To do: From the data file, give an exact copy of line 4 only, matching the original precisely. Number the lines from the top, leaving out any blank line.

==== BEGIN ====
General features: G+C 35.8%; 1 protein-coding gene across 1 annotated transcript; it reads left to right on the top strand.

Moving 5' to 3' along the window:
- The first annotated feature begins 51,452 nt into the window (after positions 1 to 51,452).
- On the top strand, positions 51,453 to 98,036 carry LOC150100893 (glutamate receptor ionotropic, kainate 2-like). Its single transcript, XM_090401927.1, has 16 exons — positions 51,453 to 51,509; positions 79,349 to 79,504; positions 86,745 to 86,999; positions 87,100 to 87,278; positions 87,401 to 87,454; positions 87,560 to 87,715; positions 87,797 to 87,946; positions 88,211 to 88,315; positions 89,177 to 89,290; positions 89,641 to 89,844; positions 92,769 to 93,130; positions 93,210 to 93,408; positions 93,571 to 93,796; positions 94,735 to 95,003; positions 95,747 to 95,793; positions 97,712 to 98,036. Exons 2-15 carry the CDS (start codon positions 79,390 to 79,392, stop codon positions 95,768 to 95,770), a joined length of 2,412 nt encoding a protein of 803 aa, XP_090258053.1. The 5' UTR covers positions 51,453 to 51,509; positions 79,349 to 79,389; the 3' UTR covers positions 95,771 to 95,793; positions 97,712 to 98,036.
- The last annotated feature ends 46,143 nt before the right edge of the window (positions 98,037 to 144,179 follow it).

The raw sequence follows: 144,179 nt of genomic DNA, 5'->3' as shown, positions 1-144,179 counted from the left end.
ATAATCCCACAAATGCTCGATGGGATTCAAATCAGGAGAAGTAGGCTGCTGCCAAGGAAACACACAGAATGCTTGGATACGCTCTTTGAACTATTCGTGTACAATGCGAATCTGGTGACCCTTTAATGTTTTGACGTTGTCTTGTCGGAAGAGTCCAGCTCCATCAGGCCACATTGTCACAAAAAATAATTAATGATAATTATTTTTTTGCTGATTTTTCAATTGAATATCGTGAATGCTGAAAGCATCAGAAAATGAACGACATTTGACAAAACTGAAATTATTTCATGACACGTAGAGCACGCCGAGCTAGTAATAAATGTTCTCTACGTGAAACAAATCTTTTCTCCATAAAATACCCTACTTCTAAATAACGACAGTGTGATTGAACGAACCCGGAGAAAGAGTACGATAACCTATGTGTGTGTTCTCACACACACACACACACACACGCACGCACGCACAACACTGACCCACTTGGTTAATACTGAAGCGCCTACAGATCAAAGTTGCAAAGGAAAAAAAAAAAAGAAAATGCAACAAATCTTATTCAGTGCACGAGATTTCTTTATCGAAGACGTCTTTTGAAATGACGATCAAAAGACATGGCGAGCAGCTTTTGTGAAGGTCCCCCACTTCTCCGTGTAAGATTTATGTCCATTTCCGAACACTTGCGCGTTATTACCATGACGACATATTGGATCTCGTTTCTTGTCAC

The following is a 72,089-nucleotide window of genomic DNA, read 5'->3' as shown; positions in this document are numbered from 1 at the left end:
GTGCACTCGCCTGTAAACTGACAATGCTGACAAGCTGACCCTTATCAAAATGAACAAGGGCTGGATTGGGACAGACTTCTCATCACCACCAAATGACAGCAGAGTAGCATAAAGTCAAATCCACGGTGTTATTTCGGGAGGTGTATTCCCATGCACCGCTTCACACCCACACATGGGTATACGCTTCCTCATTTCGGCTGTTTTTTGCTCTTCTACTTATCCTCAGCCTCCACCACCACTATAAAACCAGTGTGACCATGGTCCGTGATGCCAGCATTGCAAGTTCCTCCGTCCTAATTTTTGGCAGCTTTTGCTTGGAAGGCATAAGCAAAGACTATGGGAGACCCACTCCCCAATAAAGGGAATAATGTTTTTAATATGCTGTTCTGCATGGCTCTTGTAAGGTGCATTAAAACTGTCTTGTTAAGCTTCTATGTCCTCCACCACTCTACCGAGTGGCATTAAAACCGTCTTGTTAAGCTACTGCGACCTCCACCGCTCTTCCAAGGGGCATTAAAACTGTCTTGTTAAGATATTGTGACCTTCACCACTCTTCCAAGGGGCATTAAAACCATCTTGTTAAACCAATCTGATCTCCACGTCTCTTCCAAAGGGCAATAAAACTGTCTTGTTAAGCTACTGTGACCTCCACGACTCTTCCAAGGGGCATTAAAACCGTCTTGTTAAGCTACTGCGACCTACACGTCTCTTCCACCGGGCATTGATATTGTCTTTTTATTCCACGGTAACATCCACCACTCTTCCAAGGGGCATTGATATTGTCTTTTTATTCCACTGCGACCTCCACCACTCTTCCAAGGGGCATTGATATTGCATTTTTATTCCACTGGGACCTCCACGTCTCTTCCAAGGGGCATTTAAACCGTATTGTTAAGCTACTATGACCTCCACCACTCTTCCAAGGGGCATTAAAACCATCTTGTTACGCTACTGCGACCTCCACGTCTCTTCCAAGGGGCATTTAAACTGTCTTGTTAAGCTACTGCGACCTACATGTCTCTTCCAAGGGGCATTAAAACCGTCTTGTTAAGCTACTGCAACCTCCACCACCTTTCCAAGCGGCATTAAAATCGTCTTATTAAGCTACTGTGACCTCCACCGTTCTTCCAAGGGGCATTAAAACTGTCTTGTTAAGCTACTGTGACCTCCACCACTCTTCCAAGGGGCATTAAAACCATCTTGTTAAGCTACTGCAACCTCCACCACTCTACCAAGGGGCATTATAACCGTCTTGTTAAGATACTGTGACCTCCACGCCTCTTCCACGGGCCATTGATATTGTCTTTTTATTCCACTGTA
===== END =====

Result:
- On the top strand, positions 51,453 to 98,036 carry LOC150100893 (glutamate receptor ionotropic, kainate 2-like). Its single transcript, XM_090401927.1, has 16 exons — positions 51,453 to 51,509; positions 79,349 to 79,504; positions 86,745 to 86,999; positions 87,100 to 87,278; positions 87,401 to 87,454; positions 87,560 to 87,715; positions 87,797 to 87,946; positions 88,211 to 88,315; positions 89,177 to 89,290; positions 89,641 to 89,844; positions 92,769 to 93,130; positions 93,210 to 93,408; positions 93,571 to 93,796; positions 94,735 to 95,003; positions 95,747 to 95,793; positions 97,712 to 98,036. Exons 2-15 carry the CDS (start codon positions 79,390 to 79,392, stop codon positions 95,768 to 95,770), a joined length of 2,412 nt encoding a protein of 803 aa, XP_090258053.1. The 5' UTR covers positions 51,453 to 51,509; positions 79,349 to 79,389; the 3' UTR covers positions 95,771 to 95,793; positions 97,712 to 98,036.